My youngest daughter has Down syndrome, and when I say she has blessed my life I’m not simply using a cliche, the significance of those words flow through me along with the blood that runs through my body, giving me life. She has been an agent of change in my heart, she has transformed me. Completely. I cannot imagine my life without her. And sometimes I wish I could go back to the day my daughter was born, because instead of receiving her with fear, her birth would have truly been a celebration. Yet deep down I know that’s not what would happen. No matter how much I wish I could go back in time and whisper the love, wonder, and transforming beauty that was coming into my life, I still wouldn’t get it, I would still be that same scared mom. Why? Because at that time, I was not who I am today, I still had not become the me I am now.
I was terrified of what the diagnosis meant.
I cannot erase the tears, the fear, the pain, the sadness. I could not have grasped what life impacted by disability was going to be like. And the truth is, I wanted the easy life, the comfortable life. The life that people refer to as “normal” or “typical” and although we all say that normal is only a setting in a washing machine, when you’re thrown into the world of different, suddenly normal and average are not just a setting in an appliance.
And I wrestled through the mud of fear, and therapists, and early intervention, and missed milestones, and of developmental delays. And I cried and I sobbed and I shook my fist at God and I wondered if there was a way out. But this baby girl, with her almond shaped eyes reached out and grabbed my heart. So tight. So fiercely. And my heart was broken with fear and selfishness and the ugliness of a life so focused on me. And she wouldn’t let go.
And God used this baby girl to transform this simple minded young lady that was me.
And I changed.
My world expanded.
I understood unconditional love and allowed myself to receive it, and then learned how to give it.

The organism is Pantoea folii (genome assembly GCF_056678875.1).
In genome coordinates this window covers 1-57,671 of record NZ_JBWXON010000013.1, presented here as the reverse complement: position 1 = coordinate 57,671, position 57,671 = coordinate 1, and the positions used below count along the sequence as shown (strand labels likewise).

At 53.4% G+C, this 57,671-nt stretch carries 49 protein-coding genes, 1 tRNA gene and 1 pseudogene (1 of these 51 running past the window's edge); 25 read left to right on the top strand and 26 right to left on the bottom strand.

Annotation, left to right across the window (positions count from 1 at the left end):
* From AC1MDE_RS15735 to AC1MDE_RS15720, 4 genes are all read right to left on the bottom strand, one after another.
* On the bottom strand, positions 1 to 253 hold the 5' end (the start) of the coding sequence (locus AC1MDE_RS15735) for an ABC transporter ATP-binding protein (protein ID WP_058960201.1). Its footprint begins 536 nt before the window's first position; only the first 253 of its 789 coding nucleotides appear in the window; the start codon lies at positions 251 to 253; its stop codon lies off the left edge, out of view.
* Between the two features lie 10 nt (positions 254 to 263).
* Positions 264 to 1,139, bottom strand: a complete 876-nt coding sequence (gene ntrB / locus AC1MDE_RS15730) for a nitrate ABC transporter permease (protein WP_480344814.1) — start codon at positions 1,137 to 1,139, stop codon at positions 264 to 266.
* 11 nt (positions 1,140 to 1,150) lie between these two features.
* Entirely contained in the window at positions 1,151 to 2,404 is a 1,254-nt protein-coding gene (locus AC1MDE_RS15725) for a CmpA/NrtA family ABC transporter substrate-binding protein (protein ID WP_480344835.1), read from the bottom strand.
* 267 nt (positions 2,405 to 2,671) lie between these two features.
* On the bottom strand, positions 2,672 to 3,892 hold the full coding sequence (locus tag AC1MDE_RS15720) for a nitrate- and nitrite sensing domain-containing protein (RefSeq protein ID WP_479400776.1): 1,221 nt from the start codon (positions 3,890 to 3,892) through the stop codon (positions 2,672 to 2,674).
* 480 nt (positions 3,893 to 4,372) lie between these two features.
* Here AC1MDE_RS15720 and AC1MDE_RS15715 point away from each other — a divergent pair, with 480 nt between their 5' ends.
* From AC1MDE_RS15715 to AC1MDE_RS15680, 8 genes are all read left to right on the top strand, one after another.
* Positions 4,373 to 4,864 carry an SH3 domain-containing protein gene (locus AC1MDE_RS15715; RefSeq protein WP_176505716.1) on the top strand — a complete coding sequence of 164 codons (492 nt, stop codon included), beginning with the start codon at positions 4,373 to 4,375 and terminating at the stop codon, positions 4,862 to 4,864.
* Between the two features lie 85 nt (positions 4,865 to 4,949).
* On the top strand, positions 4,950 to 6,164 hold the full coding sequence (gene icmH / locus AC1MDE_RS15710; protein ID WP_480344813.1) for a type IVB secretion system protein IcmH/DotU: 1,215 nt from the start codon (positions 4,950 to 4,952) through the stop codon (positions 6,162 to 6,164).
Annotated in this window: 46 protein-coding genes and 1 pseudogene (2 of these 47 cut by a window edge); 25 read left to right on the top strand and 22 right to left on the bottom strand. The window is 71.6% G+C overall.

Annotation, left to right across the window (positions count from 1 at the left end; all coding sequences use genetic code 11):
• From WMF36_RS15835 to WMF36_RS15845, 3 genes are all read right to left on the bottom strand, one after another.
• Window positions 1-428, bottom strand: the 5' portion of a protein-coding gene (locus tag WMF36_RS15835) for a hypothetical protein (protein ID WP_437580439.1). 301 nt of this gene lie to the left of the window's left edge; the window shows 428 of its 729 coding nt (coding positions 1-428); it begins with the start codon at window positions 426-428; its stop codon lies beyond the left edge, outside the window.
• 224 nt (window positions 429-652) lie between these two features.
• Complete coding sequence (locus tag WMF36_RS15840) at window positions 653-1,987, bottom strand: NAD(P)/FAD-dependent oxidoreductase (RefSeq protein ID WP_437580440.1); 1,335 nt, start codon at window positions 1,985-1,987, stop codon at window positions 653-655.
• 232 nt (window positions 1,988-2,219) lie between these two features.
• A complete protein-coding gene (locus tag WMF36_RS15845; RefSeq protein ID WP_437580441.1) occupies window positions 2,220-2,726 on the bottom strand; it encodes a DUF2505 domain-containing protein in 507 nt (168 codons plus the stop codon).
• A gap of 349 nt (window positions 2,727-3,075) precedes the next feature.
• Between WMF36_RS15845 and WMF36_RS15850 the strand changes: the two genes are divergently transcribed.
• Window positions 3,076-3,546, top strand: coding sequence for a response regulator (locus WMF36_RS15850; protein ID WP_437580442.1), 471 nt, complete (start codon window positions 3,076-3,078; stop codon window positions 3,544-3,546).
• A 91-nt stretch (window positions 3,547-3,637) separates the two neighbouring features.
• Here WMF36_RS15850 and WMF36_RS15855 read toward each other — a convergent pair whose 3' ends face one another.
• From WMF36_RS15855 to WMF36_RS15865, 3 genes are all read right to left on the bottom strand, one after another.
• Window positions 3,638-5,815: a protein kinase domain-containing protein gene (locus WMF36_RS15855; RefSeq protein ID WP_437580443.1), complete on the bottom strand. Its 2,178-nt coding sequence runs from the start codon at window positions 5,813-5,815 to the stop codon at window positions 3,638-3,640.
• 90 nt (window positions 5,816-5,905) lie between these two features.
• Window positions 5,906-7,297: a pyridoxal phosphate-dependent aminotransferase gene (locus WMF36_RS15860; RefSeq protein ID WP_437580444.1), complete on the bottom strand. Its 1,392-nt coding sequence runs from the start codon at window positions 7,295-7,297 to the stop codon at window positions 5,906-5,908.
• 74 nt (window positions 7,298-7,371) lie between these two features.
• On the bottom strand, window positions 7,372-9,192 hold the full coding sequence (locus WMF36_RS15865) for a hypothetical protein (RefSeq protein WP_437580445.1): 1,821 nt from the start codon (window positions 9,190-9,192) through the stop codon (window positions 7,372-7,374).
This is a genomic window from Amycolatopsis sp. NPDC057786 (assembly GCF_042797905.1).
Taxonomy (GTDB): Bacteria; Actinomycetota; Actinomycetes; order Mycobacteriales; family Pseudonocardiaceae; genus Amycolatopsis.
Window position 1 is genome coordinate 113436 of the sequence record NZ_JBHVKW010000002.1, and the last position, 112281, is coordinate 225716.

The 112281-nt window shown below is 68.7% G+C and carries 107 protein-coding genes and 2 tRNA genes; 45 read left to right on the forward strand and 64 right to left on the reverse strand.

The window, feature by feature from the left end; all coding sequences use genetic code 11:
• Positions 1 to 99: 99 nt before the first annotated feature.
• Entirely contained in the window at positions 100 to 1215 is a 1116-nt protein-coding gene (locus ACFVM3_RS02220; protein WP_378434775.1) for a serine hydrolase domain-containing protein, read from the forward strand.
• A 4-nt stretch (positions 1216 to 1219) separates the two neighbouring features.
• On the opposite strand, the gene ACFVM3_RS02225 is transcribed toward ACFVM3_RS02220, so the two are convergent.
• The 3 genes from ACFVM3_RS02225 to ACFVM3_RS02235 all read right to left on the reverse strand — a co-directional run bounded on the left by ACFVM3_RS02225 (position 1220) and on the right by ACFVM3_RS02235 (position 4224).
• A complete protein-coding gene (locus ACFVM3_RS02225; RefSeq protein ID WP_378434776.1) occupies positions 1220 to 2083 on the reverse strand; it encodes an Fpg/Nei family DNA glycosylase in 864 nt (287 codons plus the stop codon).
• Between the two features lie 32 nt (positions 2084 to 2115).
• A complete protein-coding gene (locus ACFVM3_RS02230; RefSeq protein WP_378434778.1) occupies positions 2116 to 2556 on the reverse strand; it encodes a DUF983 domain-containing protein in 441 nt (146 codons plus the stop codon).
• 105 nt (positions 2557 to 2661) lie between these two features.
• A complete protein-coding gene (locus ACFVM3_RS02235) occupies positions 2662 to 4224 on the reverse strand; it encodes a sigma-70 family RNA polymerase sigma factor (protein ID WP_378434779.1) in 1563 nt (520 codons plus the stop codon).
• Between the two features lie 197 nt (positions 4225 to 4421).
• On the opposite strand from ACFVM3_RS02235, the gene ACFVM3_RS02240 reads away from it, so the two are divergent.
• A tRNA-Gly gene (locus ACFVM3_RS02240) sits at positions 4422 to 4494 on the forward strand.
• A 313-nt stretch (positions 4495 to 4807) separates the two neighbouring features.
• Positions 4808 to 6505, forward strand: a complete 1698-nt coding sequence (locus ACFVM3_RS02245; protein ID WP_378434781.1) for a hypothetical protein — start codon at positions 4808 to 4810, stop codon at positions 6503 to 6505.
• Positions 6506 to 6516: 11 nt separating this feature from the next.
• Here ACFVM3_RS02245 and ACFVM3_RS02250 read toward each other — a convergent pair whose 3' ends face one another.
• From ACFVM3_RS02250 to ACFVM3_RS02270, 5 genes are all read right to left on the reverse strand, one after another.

And we dance the dance of learning and changing, of being molded and letting go. This dance of transformation with the twists and leaps and fluidity of life as the days go by.
I was so ignorant once upon a time, I should have celebrated my daughter’s birth, but I suppose we never know when the most significant things in our life are happening until we look back.
Who we are today is a result of our experiences, I guess it’s hard to understand something we haven’t lived yet.
I cannot go back, but I have today. So today I will celebrate, today I will love, today I will cherish, today I will look at my child and be filled with immeasurable love and joy. What a gift she is to me!
And someday I will look at my daughter in the eyes – those beautiful hazel eyes, almond shaped – the tell-tell sign she has Down syndrome, and I will say to her:
“Thank you. Because of you, I am a better person. Because of your life God stepped into mine in the most real and tangible way I have ever experienced. Because of you, I know what unconditional love is all about. Because of you I have a passion for life that extends beyond me. Because of you, so much of me is different. It is one of the greatest honors of my life to be your mom. I love you more than you will ever know.”
And she will probably tell me she loves me too, and she will wrap her arms around me and pull me tight in a hug, because she is already in the business of showing me affection and making me feel like the luckiest mom in the world.
I cannot go back, but I have today.